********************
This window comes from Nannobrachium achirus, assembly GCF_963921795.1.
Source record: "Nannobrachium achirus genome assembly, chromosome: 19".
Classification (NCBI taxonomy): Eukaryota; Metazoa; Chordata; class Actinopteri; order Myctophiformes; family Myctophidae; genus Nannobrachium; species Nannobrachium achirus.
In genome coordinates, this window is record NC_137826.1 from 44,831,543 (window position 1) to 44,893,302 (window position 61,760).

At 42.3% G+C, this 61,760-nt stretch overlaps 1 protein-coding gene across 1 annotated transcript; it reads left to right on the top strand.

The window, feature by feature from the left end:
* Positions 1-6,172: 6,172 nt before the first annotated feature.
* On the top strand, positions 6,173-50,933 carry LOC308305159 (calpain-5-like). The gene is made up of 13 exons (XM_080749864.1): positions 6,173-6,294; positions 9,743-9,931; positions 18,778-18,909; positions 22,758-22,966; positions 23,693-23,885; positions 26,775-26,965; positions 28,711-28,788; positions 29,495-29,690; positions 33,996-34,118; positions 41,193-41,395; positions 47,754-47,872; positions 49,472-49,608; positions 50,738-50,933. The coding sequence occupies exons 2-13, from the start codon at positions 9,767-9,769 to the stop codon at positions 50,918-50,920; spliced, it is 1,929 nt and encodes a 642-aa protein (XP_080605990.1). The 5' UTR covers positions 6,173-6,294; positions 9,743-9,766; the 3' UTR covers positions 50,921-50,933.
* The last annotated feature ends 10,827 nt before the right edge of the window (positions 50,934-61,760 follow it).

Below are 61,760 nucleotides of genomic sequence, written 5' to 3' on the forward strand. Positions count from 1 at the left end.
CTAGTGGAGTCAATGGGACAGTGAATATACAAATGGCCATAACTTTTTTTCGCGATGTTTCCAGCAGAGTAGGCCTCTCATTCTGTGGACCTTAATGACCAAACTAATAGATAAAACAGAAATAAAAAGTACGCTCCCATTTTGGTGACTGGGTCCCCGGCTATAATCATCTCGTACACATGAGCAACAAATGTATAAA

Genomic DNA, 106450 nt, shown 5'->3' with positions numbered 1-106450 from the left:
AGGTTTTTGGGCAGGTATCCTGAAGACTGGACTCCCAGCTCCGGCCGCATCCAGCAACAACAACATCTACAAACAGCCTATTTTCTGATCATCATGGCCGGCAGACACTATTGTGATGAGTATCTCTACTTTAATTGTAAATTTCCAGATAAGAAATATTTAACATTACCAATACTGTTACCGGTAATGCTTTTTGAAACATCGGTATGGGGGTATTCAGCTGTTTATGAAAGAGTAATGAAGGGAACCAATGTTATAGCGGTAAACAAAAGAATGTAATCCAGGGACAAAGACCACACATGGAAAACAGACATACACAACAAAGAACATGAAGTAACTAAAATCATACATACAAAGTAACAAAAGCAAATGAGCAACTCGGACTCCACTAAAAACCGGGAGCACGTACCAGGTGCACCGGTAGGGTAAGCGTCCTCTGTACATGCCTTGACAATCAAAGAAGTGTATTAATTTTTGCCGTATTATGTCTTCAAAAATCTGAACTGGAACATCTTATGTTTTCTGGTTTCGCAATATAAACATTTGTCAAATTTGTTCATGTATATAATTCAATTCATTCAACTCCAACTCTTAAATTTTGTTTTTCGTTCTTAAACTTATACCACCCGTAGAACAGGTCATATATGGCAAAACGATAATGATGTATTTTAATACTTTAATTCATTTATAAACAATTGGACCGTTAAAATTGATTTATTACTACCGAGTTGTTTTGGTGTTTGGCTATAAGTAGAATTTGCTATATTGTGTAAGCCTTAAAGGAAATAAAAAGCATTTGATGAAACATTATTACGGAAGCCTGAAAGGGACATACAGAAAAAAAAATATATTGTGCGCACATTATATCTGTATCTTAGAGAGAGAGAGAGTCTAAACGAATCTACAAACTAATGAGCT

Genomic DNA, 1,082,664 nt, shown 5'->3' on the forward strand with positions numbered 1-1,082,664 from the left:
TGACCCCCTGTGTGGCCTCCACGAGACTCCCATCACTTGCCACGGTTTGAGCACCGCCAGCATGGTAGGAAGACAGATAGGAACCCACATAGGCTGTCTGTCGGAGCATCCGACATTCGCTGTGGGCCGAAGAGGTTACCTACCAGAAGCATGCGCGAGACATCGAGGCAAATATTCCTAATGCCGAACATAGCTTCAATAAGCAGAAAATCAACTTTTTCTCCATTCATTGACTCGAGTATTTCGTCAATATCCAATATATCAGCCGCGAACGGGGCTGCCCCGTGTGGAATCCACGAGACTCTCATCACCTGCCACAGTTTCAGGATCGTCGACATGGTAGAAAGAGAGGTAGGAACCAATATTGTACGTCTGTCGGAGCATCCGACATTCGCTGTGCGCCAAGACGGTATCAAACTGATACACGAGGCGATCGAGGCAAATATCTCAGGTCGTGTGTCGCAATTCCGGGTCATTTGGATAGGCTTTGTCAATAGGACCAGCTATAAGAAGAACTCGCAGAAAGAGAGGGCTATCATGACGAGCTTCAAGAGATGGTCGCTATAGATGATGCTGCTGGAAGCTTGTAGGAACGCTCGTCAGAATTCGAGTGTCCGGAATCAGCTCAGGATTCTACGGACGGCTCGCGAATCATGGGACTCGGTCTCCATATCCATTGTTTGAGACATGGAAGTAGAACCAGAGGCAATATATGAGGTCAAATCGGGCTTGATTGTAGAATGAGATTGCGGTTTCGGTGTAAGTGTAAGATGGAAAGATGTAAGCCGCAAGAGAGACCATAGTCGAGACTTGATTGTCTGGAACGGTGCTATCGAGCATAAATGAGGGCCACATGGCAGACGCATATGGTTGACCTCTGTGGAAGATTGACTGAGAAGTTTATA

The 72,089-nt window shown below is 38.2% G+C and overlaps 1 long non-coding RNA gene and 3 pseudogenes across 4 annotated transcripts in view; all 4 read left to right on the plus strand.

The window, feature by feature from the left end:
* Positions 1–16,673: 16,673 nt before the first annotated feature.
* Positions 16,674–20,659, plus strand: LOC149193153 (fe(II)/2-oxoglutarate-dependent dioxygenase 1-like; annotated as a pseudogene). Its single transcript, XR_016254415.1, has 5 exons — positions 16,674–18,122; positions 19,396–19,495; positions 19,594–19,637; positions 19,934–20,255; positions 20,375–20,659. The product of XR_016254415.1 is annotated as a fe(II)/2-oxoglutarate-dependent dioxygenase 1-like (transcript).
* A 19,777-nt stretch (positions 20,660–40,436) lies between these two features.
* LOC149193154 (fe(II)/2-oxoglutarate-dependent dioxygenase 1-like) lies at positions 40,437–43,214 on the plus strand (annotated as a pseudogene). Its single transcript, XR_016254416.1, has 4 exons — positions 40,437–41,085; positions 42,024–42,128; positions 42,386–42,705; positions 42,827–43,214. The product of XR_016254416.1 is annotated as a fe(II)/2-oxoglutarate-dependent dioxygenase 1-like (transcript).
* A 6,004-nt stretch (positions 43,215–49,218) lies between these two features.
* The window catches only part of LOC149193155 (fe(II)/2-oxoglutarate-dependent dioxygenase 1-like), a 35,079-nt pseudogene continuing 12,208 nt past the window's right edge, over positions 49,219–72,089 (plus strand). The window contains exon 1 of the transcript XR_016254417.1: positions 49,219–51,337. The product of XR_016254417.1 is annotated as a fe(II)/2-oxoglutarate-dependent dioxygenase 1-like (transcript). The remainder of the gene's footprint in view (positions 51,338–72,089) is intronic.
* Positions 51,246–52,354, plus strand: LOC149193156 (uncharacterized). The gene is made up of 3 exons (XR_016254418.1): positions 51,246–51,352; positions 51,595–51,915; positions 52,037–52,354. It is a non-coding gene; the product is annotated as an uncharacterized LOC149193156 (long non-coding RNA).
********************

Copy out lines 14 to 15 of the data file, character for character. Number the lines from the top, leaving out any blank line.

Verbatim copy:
Genomic DNA, 1,082,664 nt, shown 5'->3' on the forward strand with positions numbered 1-1,082,664 from the left:
TGACCCCCTGTGTGGCCTCCACGAGACTCCCATCACTTGCCACGGTTTGAGCACCGCCAGCATGGTAGGAAGACAGATAGGAACCCACATAGGCTGTCTGTCGGAGCATCCGACATTCGCTGTGGGCCGAAGAGGTTACCTACCAGAAGCATGCGCGAGACATCGAGGCAAATATTCCTAATGCCGAACATAGCTTCAATAAGCAGAAAATCAACTTTTTCTCCATTCATTGACTCGAGTATTTCGTCAATATCCAATATATCAGCCGCGAACGGGGCTGCCCCGTGTGGAATCCACGAGACTCTCATCACCTGCCACAGTTTCAGGATCGTCGACATGGTAGAAAGAGAGGTAGGAACCAATATTGTACGTCTGTCGGAGCATCCGACATTCGCTGTGCGCCAAGACGGTATCAAACTGATACACGAGGCGATCGAGGCAAATATCTCAGGTCGTGTGTCGCAATTCCGGGTCATTTGGATAGGCTTTGTCAATAGGACCAGCTATAAGAAGAACTCGCAGAAAGAGAGGGCTATCATGACGAGCTTCAAGAGATGGTCGCTATAGATGATGCTGCTGGAAGCTTGTAGGAACGCTCGTCAGAATTCGAGTGTCCGGAATCAGCTCAGGATTCTACGGACGGCTCGCGAATCATGGGACTCGGTCTCCATATCCATTGTTTGAGACATGGAAGTAGAACCAGAGGCAATATATGAGGTCAAATCGGGCTTGATTGTAGAATGAGATTGCGGTTTCGGTGTAAGTGTAAGATGGAAAGATGTAAGCCGCAAGAGAGACCATAGTCGAGACTTGATTGTCTGGAACGGTGCTATCGAGCATAAATGAGGGCCACATGGCAGACGCATATGGTTGACCTCTGTGGAAGATTGACTGAGAAGTTTATA